Post-exercise intramuscular O2 supply is tightly coupled with a higher proximal-to-distal ATP synthesis rate in human tibialis anterior
SourceJournal of Physiology, 599, 5, (2021), pp. 1533-1550
Article / Letter to editor
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Journal of Physiology
SubjectRadboudumc 15: Urological cancers RIHS: Radboud Institute for Health Sciences; Radboudumc 15: Urological cancers RIMLS: Radboud Institute for Molecular Life Sciences; Radboudumc 1: Alzheimer`s disease DCMN: Donders Center for Medical Neuroscience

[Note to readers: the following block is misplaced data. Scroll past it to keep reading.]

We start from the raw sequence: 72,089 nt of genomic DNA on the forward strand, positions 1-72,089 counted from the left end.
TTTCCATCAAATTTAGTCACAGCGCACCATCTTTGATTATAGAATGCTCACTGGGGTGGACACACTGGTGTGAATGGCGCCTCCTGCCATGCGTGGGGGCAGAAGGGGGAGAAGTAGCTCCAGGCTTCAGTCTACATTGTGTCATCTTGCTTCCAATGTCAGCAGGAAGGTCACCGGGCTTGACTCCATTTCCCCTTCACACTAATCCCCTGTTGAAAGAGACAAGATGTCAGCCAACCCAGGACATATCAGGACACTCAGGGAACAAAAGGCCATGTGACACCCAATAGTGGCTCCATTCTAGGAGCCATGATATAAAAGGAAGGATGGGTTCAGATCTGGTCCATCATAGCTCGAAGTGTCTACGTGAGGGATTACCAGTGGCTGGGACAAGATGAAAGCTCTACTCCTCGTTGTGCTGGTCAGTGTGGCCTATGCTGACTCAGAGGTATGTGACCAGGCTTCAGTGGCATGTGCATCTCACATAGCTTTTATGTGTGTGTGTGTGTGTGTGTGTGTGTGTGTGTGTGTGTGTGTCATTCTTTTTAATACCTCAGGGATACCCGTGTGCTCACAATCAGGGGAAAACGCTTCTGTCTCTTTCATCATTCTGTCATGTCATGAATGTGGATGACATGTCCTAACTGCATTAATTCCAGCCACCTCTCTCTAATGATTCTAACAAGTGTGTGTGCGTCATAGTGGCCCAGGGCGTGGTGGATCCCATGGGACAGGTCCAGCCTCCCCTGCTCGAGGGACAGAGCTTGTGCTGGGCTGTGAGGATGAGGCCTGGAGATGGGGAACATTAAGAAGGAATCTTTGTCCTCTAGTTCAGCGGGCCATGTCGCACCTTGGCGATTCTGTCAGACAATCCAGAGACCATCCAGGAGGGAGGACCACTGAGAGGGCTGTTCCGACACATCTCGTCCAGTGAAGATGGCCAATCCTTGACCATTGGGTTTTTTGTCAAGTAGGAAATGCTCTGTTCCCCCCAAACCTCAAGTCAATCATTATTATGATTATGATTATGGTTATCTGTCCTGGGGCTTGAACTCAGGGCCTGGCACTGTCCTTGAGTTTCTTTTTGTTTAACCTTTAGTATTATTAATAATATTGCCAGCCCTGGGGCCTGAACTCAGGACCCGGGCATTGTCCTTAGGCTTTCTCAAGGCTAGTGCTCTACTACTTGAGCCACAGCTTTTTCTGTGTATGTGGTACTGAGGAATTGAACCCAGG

KEY POINTS: The post-exercise recovery of phosphocreatine, a measure of the oxidative capacity of muscles, as assessed by (31) P MR spectroscopy, shows a striking increase from distal to proximal along the human tibialis anterior muscle. To investigate why this muscle exhibits a greater oxidative capacity proximally, we tested whether the spatial variation in phosphocreatine recovery rate is related to oxygen supply, muscle fibre type or type of exercise. We revealed that oxygen supply also increases from distal to proximal along the tibialis anterior, and that it strongly correlated with phosphocreatine recovery. Carnosine level, a surrogate measure for muscle fibre type was not different between proximal and distal, and type of exercise did not affect the gradient in phosphocreatine recovery rate. Taken together, the findings of this study suggest that the post-exercise spatial gradients in oxygen supply and phosphocreatine recovery are driven by a higher intrinsic mitochondrial oxidative capacity proximally. ABSTRACT: Phosphorus magnetic resonance spectroscopy ((31) P MRS) of human tibialis anterior (TA) revealed a strong proximo-distal gradient in the post-exercise phosphocreatine (PCr) recovery rate constant (kPCr ), a measure of muscle oxidative capacity. The aim of this study was to investigate whether this kPCr gradient is related to O2 supply, resting phosphorylation potential, muscle fibre type, or type of exercise. Fifteen male volunteers performed continuous isometric ankle dorsiflexion at 30% maximum force until exhaustion. At multiple locations along the TA, we measured the oxidative PCr resynthesis rate (VPCr = kPCr x PCr depletion) by (31) P MRS, the oxyhaemoglobin recovery rate constant (kO2Hb ) by near infrared spectroscopy, and muscle perfusion with MR intravoxel incoherent motion imaging. The kO2Hb , kPCr , VPCr and muscle perfusion depended on measurement location (P < 0.001, P < 0.001, P = 0.032 and P = 0.003, respectively), all being greater proximally. The kO2Hb and muscle perfusion correlated with kPCr (r = 0.956 and r = 0.852, respectively) and VPCr (r = 0.932 and r = 0.985, respectively), the latter reflecting metabolic O2 consumption. Resting phosphorylation potential (PCr/inorganic phosphate) was also higher proximally (P < 0.001). The surrogate for fibre type, carnosine content measured by (1) H MRS, did not differ between distal and proximal TA (P = 0.884). Performing intermittent exercise to avoid exercise ischaemia, still led to larger kPCr proximally than distally (P = 0.013). In conclusion, the spatial kPCr gradient is strongly associated with the spatial variation in O2 supply. It cannot be explained by exercise-induced ischaemia nor by fibre type. Our findings suggest it is driven by a higher proximal intrinsic mitochondrial oxidative capacity, apparently to support contractile performance of the TA.
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